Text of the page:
B-217744.6, SEP 26, 1986

B-217744.6: Sep 26, 1986

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THAT MANUFACTURERS' SALES DATA SHOULD NOT BE USED TO PROVIDE A BASIS FOR LOWERING THE CORPORATE AVERAGE FUEL ECONOMY STANDARDS BY REGULATION IS NOT WELL FOUNDED. BECAUSE CONSUMER REACTION IS AN ELEMENT OF THE PRACTICABILITY REQUIREMENT FOR MOTOR VEHICLE SAFETY STANDARDS. OUR OPINION WAS BASED ON PERSUASIVE LEGISLATIVE HISTORY WHICH NHTSA DID NOT ADDRESS WHEN STATING ITS OBJECTION. THERE IS NO REASON TO MODIFY OUR AUG. 30. MARKET TRENDS ARE NOT AMONG THE FACTORS TO BE CONSIDERED" WHEN THE SECRETARY OF TRANSPORTATION LOWERS THE CORPORATE AVERAGE FUEL ECONOMY (CAFE) STANDARDS BY AMENDMENT. OUR ORIGINAL POSITION WAS BASED ON THE LEGISLATIVE HISTORY OF THE CAFE LAW. WE NOTED THAT THE SENATE VERSION OF THE CAFE BILL HAD BEEN AMENDED BY THE CONFERENCE COMMITTEE TO DELETE A PROVISION WHICH WOULD HAVE ALLOWED RELIEF FROM THE MONETARY PENALTIES FOR MANUFACTURERS THAT EXPERIENCED UNANTICIPATED SALES TRENDS RESULTING IN FAILURE TO MEET THE CAFE AVERAGE.

B-217744.6, SEP 26, 1986

TRANSPORTATION DEPARTMENT - NATIONAL HIGHWAY TRAFFIC SAFETY ADMINISTRATION - ADMINISTRATION EFFICIENCY DIGEST: NATIONAL HIGHWAY TRAFFIC SAFETY ADMINISTRATION'S (NHTSA) OBJECTION TO STATEMENT IN B-217744.2, AUG. 30, 1985, THAT MANUFACTURERS' SALES DATA SHOULD NOT BE USED TO PROVIDE A BASIS FOR LOWERING THE CORPORATE AVERAGE FUEL ECONOMY STANDARDS BY REGULATION IS NOT WELL FOUNDED. THE STATUTE CREATING THE CAFE PROGRAM ALLOWS THE SECRETARY OF TRANSPORTATION TO SET STANDARDS REFLECTING THE "MAXIMUM FEASIBLE FUEL ECONOMY," DETERMINED BY BALANCING "TECHNOLOGICAL FEASIBILITY; AND ECONOMIC PRACTICABILITY" WITH TWO OTHER FACTORS. NHTSA ARGUES THAT ECONOMIC PRACTICABILITY ENCOMPASSES SALES FIGURES BECAUSE OF THE COMMON MEANING OF THE WORDS, AND BECAUSE CONSUMER REACTION IS AN ELEMENT OF THE PRACTICABILITY REQUIREMENT FOR MOTOR VEHICLE SAFETY STANDARDS. CONTRARY TO NHTSA'S ARGUMENT, THE COMMON MEANING OF THE WORDS "ECONOMIC PRACTICABILITY" REFERS TO THE COST OF FUEL ECONOMY IMPROVEMENTS, NOT HOW MANY FUEL EFFICIENT CARS MANUFACTURERS CAN SELL. MOREOVER, OUR OPINION WAS BASED ON PERSUASIVE LEGISLATIVE HISTORY WHICH NHTSA DID NOT ADDRESS WHEN STATING ITS OBJECTION. ACCORDINGLY, THERE IS NO REASON TO MODIFY OUR AUG. 30, 1985, OPINION.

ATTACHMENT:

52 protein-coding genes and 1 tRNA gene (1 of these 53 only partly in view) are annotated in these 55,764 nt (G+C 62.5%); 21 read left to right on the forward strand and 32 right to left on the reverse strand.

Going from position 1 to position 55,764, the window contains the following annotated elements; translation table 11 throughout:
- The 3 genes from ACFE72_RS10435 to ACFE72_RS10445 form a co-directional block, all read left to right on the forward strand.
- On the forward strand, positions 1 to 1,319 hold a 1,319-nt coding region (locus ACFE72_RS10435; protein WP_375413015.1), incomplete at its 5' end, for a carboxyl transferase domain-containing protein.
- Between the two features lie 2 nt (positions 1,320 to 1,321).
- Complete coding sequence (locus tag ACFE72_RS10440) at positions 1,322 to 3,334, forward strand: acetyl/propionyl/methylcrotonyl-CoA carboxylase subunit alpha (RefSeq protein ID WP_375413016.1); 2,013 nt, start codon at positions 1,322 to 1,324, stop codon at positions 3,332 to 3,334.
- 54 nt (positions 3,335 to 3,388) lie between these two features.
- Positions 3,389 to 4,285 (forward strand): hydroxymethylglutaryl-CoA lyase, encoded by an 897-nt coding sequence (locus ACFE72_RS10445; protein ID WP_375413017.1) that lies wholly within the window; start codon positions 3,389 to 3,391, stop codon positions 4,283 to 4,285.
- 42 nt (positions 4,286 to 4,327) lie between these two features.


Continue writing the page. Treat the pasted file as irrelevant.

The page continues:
THE HONORABLE JOHN D. DINGELL:

CHAIRMAN, SUBCOMMITTEE ON OVERSIGHT

AND INVESTIGATIONS

COMMITTEE ON ENERGY AND COMMERCE

HOUSE OF REPRESENTATIVES

YOUR LETTER OF DECEMBER 6, 1985, ASKED FOR OUR RESPONSE TO THE NATIONAL HIGHWAY TRAFFIC SAFETY ADMINISTRATION'S (NHTSA) DISAGREEMENT WITH OUR STATEMENT IN B-217744.2, AUG. 30, 1985, THAT "SALES EFFECTIVENESS, CONSUMER PREFERENCE, AND MARKET TRENDS ARE NOT AMONG THE FACTORS TO BE CONSIDERED" WHEN THE SECRETARY OF TRANSPORTATION LOWERS THE CORPORATE AVERAGE FUEL ECONOMY (CAFE) STANDARDS BY AMENDMENT.

OUR ORIGINAL POSITION WAS BASED ON THE LEGISLATIVE HISTORY OF THE CAFE LAW. WE NOTED THAT THE SENATE VERSION OF THE CAFE BILL HAD BEEN AMENDED BY THE CONFERENCE COMMITTEE TO DELETE A PROVISION WHICH WOULD HAVE ALLOWED RELIEF FROM THE MONETARY PENALTIES FOR MANUFACTURERS THAT EXPERIENCED UNANTICIPATED SALES TRENDS RESULTING IN FAILURE TO MEET THE CAFE AVERAGE. S. REP. NO. 516, 94TH CONG., 1ST SESS. 152, AND 121 CONG. REC. 30606 (1975). FROM THIS CHANGE, WE INFERRED THAT SALES DATA WERE NOT TO BE TAKEN INTO ACCOUNT TO EXCUSE CAFE SHORTFALLS. BECAUSE LOWERING THE STANDARDS BASED ON SALES PROJECTIONS AMOUNTS TO ANTICIPATORY RELIEF FROM PENALTIES, WE CONCLUDED THAT SALES DATA SHOULD NOT BE TAKEN INTO ACCOUNT IN THAT DECISION EITHER.

WHILE WE ARE NOT PERSUADED THAT OUR ORIGINAL POSITION WAS INCORRECT, WE RECOGNIZE THAT THERE IS ENOUGH LEEWAY IN THE STATUTORY STANDARD OF "ECONOMIC PRACTICABILITY" ON WHICH OUR POSITION WAS BASED TO SUPPORT NHTSA'S RATIONALE. ALSO, NHTSA'S POSITION IS ENTITLED TO GREAT WEIGHT IN VIEW OF ITS IMPLEMENTATION AUTHORITY UNDER THE STATUTE.